On another level, the forum advertisement sneaks in what appears to be an anonymous letter excerpt, written to Images Festival, chastising the institution for having an annual open call for submissions – arguing that the gesture is simply an empty signifier to placate artists and funders’ desire to view programming as a “democratic” process. I’m sure these will be unpopular thoughts, and I’m still working it out, but I can’t help but respond to the misguided nature of this artist’s complaint. I don’t know a single decent programmer who considers their open call a gesture to the so called democratic. Rather, generally we have an open call to make sure that artists have some kind of access to us in which a demand is made to look at their work. I view it as research, not a competition. I tell young artists in particular that they should submit to open calls as a way to have programmers and curators look at the evolution of their work from year to year. It’s not for nothing… I’ve shown artists recently that I remember seeing in submissions 6 years ago, and it’s fantastic to have that sense of the development of someone’s practice year to year. If I see something that doesn’t fit for current conversations at TPW but that I think another gallery or festival would be interested in, I make those connections for people.  Sometimes I’m working on a project and I’ll recall a work from an open call review from years ago. Without an open call, and an extra week in every week, how would I have access to work that is not already in the mainstream? Reject letters are hard, sure, but the work gets viewed and thought about, and I don’t think that can ever be a bad thing. Maybe we just need to write better “rejection” letters? Maybe we need to propose open calls more explicitly as research without telos.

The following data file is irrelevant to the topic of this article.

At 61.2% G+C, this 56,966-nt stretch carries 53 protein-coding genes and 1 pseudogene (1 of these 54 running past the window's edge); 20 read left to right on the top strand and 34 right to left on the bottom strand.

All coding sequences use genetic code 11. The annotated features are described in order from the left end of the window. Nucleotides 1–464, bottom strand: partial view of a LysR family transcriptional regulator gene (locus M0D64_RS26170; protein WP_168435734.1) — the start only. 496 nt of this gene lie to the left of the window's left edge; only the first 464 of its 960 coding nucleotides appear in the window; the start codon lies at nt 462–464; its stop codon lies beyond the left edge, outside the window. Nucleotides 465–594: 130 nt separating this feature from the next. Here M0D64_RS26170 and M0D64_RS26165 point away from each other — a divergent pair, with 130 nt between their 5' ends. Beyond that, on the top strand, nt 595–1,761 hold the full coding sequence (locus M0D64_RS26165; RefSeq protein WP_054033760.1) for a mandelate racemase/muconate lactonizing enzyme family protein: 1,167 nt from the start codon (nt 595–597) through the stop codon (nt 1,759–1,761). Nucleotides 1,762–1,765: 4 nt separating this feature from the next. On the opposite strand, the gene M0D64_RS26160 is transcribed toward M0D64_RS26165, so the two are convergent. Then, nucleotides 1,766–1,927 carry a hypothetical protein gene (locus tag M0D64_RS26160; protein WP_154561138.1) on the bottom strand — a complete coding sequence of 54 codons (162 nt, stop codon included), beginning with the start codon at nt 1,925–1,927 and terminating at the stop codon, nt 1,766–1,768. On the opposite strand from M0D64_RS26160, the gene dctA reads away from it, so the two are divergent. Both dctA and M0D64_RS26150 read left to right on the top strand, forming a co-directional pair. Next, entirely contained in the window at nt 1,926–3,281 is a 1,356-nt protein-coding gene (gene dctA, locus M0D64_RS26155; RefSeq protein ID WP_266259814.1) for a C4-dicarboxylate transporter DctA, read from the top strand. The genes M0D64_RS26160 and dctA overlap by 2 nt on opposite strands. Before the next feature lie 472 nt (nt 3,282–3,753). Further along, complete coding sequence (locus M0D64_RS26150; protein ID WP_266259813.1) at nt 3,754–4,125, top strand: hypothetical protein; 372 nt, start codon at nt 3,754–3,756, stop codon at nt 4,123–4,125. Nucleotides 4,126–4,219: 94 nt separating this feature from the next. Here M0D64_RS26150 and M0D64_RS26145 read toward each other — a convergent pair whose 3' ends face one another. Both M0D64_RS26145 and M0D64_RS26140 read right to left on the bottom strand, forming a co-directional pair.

Anyway, let’s meet at the forum on April 7th and discuss…



Leave a Comment
  1. robertlendrum / Mar 25 2011 3:30 pm

    Kim, I appreciate your comments about the open call submission process being an access point for programmers and curators to see new work, and for that process to be an ongoing one that may result in an artist being shown down the road as their work develops. As an emerging artist, I definitely submitted my really early work far and wide before being shown. Some of those rejections led to opportunities in the same spaces years later. I also always considered that my work was, at the very least, being viewed by people interested in contemporary art and that one of these people might remember the work later on.

    As for premieres, for artists without distribution, I wonder if it’s a matter of finding the right audience? I’ve never had this happen, but if an artist gets into two festivals, say Images and Hotdocs, are they asked to choose one over the other? Do these festivals have similar audiences? Can these festivals find ways to crossover and co-present?